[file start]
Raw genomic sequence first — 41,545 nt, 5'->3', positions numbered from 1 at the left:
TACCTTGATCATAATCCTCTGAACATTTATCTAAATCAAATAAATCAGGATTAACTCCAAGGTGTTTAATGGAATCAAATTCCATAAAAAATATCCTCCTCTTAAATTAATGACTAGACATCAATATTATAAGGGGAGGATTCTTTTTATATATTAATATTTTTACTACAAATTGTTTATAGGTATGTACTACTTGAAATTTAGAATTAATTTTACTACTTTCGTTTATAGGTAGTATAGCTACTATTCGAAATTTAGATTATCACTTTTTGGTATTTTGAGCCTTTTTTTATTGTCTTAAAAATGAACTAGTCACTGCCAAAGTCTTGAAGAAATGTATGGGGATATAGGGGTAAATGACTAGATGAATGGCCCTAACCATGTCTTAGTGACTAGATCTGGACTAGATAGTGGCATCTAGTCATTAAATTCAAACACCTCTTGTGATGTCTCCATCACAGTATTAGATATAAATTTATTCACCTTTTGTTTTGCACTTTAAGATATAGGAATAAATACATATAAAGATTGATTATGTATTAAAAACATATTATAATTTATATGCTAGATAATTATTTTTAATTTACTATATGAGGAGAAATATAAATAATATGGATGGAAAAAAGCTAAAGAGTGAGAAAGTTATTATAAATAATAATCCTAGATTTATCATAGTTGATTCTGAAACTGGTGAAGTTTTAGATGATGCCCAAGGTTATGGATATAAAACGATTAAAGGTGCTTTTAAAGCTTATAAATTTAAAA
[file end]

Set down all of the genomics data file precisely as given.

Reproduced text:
Raw genomic sequence first — 41,545 nt, 5'->3', positions numbered from 1 at the left:
TACCTTGATCATAATCCTCTGAACATTTATCTAAATCAAATAAATCAGGATTAACTCCAAGGTGTTTAATGGAATCAAATTCCATAAAAAATATCCTCCTCTTAAATTAATGACTAGACATCAATATTATAAGGGGAGGATTCTTTTTATATATTAATATTTTTACTACAAATTGTTTATAGGTATGTACTACTTGAAATTTAGAATTAATTTTACTACTTTCGTTTATAGGTAGTATAGCTACTATTCGAAATTTAGATTATCACTTTTTGGTATTTTGAGCCTTTTTTTATTGTCTTAAAAATGAACTAGTCACTGCCAAAGTCTTGAAGAAATGTATGGGGATATAGGGGTAAATGACTAGATGAATGGCCCTAACCATGTCTTAGTGACTAGATCTGGACTAGATAGTGGCATCTAGTCATTAAATTCAAACACCTCTTGTGATGTCTCCATCACAGTATTAGATATAAATTTATTCACCTTTTGTTTTGCACTTTAAGATATAGGAATAAATACATATAAAGATTGATTATGTATTAAAAACATATTATAATTTATATGCTAGATAATTATTTTTAATTTACTATATGAGGAGAAATATAAATAATATGGATGGAAAAAAGCTAAAGAGTGAGAAAGTTATTATAAATAATAATCCTAGATTTATCATAGTTGATTCTGAAACTGGTGAAGTTTTAGATGATGCCCAAGGTTATGGATATAAAACGATTAAAGGTGCTTTTAAAGCTTATAAATTTAAAA